How Much Does Insurance Go Up After an Accident?

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Written By Rocky Horton

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If you’ve been in a fender bender, you’re probably wondering “how much does insurance go up after an accident.” This article explains how at-fault accidents, not-at-fault accidents, and comprehensive claims affect your premiums.

You’ll also learn tips to prevent significant rate hikes after an accident. Let’s gear up for the ride and transform you into a savvy insurance navigator in no time!

Will a Car Accident Increase My Insurance Premium?

Yes, insurance premiums will generally increase after an accident. This is not always the case, however, and the rate hike varies based on the circumstances.

According to data analyzed by Bankrate, the premium for full coverage auto insurance goes up an average of 42% after an at-fault accident. Before an accident, the average annual premium was $2,014 and afterwards, it was $2,854.

Plans with minimum coverage also saw a similar rate increase of approximately 43%. Note that these increases are only for at-fault accidents, however.

At-Fault vs Not-At-Fault Accidents

Let’s dive into the world of at-fault and no-fault accidents. If you’re at fault (say, you played pinball with parking lot vehicles), your insurance will likely hike. Why? Because to insurers, you’ve just rolled out the red carpet welcoming risk.

But what if you’re not at fault? Generally, premiums don’t increase much, if any, in this scenario. We’ll explore these two types of accidents more below.

How At-Fault Accidents Affect Your Premium

Premiums typically increase between 30-50% on average after a single at-fault accident, according to insurance industry data. This is because you are now viewed as a higher risk driver in the eyes of your insurer. At-fault accidents indicate you may be more likely to file a claim in the future. 

Insurers base rates on risk levels. Causing an accident shows lack of driving skill and judgment, which equals greater risk. That’s why premiums take a jump.

How Not-At-Fault Accidents Affect Your Premium

If you are not to blame for the accident, your rates usually won’t increase. Insurers recognize you did not cause the collision so you are not considered a greater insurance risk. 

However, some insurers may raise your premium if you file multiple not-at-fault claims within a short period of time. They may see this as a pattern and think you drive in high-risk areas. Too many claims of any type can make insurers perceive a driver as riskier.

Will Comprehensive Claims Increase My Insurance Premium?

Comprehensive claims are for non-collision damage such as theft, vandalism, weather events and animal collisions. One or two of these claims will generally not impact your rates. However, frequency matters.

If you’re making these claims as often as you binge-watch your favorite show, your insurer might kick up your premium. Insurance rates may go up because frequent claims signal that you might be a risk magnet. The insurance company, like your gym trainer, takes note of your repeated patterns and adjusts accordingly.

Can I Prevent Insurance Rates from Going Up After an Accident?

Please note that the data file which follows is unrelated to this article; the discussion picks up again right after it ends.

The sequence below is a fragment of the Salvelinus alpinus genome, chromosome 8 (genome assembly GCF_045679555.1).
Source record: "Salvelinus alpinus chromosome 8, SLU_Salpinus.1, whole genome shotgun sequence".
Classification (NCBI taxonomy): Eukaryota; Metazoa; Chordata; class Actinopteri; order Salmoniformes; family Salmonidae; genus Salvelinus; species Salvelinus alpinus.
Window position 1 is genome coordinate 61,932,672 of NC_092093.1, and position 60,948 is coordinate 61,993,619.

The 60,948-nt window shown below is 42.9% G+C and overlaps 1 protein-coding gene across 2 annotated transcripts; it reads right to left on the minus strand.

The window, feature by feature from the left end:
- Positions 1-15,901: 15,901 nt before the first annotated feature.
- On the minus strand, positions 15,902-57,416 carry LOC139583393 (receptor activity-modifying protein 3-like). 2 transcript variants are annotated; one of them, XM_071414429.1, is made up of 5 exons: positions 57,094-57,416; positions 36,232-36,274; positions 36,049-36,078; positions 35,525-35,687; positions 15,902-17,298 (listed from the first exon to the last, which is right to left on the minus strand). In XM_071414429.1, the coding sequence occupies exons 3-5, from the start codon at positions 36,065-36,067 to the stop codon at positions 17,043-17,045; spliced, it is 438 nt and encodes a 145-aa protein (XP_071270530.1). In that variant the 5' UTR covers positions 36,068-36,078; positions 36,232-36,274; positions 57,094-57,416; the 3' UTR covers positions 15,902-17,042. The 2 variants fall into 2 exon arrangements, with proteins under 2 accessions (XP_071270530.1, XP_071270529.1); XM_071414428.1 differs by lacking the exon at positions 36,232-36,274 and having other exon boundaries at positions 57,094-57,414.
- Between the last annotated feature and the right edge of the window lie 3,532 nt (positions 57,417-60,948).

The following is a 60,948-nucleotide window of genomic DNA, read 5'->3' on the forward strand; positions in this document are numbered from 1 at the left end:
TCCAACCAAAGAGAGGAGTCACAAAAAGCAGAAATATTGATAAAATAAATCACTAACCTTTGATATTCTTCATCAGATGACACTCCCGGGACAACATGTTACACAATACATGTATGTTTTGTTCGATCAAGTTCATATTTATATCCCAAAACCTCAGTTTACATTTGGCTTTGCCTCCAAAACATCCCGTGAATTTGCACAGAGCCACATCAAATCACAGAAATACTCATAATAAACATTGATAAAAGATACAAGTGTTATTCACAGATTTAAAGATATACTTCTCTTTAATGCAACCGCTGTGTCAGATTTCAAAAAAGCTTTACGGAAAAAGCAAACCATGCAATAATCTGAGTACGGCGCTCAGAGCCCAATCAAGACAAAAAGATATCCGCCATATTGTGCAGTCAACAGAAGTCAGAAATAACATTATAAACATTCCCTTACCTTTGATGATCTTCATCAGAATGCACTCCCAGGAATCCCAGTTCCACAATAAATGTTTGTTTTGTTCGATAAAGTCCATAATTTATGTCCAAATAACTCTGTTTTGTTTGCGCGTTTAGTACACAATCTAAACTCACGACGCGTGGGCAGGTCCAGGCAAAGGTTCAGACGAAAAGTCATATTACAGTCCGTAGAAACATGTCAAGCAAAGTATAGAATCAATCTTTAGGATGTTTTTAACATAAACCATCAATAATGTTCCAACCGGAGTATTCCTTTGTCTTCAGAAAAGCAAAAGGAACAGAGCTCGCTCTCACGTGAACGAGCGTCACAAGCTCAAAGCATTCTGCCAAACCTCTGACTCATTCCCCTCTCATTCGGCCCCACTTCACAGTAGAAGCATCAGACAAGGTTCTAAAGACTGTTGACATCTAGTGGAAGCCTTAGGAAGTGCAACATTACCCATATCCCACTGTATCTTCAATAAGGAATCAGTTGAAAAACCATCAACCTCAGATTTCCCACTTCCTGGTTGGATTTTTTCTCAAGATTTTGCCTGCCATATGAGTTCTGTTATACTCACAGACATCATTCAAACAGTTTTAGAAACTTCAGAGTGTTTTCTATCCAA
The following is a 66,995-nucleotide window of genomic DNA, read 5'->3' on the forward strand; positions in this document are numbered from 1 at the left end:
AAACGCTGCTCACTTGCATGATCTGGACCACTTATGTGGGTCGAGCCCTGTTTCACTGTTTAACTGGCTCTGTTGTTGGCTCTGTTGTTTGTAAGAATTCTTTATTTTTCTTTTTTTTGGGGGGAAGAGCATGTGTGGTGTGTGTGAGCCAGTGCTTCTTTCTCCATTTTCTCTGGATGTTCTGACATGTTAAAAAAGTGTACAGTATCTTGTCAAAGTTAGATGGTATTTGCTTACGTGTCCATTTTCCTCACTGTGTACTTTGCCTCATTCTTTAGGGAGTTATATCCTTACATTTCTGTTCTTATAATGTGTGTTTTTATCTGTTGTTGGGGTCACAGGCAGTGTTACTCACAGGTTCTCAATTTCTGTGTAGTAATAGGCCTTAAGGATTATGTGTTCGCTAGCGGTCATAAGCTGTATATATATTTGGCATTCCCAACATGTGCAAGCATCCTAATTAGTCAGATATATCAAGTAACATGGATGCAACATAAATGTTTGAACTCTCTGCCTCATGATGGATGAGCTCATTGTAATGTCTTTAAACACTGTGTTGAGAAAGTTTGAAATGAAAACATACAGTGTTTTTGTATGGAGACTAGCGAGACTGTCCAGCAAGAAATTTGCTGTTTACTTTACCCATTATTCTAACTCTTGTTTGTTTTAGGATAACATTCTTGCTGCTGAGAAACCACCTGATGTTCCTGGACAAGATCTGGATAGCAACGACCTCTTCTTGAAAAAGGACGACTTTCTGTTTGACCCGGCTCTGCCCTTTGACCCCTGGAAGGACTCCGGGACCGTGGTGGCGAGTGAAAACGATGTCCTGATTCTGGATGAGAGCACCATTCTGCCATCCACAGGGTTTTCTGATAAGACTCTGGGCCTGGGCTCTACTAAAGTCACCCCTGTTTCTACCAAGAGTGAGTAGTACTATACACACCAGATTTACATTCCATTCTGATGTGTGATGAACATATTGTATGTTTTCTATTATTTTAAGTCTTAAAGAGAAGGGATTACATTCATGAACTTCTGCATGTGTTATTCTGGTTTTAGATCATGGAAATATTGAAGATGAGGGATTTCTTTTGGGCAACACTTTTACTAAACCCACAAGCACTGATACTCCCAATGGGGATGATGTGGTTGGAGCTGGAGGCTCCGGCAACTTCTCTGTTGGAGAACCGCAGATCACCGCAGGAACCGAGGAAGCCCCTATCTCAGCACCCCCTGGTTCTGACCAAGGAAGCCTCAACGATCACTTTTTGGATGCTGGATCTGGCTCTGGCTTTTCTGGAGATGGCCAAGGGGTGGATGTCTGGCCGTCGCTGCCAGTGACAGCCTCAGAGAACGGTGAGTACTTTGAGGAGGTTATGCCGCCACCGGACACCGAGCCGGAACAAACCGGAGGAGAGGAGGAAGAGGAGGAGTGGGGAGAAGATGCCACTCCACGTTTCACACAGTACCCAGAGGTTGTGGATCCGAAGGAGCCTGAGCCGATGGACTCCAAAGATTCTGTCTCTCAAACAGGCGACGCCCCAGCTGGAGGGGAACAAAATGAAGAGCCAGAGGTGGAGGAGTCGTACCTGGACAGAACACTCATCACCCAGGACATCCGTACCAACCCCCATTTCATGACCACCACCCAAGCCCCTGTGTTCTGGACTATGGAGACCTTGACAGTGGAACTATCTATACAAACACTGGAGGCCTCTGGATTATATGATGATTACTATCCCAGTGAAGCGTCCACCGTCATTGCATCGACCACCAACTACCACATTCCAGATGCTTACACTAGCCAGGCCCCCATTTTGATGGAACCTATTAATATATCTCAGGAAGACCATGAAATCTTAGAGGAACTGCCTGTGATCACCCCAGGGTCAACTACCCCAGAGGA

Insurance adjuster evaluating an accident

Here’s a little secret: ‘accident forgiveness.’ Some insurers offer this gold star sticker that promises not to hike your premium after your first at-fault accident. It’s like a get-out-of-jail-free card in Monopoly. But keep in mind, it’s not always included, so you might need to ask for it.

Below is a list of some other ways to prevent rate increases after an accident:

  • Increase deductible – Higher deductibles lower your premiums. The tradeoff is you pay more out of pocket per claim.
  • Complete a defensive driving course – Improving your skills can earn a discount.
  • Review policy discounts – See if you qualify for other discounts that can help offset accident-related increases.
  • Shop for lower rates – Compare quotes from other insurers. They may overlook one minor accident.
  • Maintain a clean driving record – After the accident drops off your record in 3-5 years, premiums should decrease.

How Long Does an Accident Stay on Your Driving Record?

Accidents linger on your driving record like an unwanted houseguest, generally for about three to five years. During this period, they might influence your insurance rates. But don’t despair, like your embarrassing childhood nickname, it won’t stick around forever.

This also plays a role in deciding how much does insurance go up after an accident. As long as the accident is on your record, it’s a reminder of risk to insurance companies. But the bright side? This too shall pass.

Should I Report an Accident to My Insurance?

Though you might want to play the silent card about a tiny accident, it’s generally wise to let your insurance company in on the secret. If the other party involved decides to claim, your insurer might refuse to play ball if they didn’t hear it from you first.

If the damage to both vehicles was minor, a claim may not be warranted, however. Since claims can result in premium increases, it may be cheaper in the long run to pay out of pocket for minor damages to avoid the rate hike.


There we have it, a roadmap through the twists and turns of insurance after an accident. It’s frustrating, but common for premiums to rise after at-fault accidents due to being labeled high-risk.

However, not-at-fault accidents should have little impact on your rates as long as they are infrequent. Stay vigilant about policy discounts and safe driving to keep insurance costs as low as possible.

Rocky Horton

Rocky Horton


Rocky Horton is a health and safety expert from Chapel Hill, NC. He is the founder of AccidentAdvisor and has been featured in Forbes, Bloomberg, and other publications. Learn more.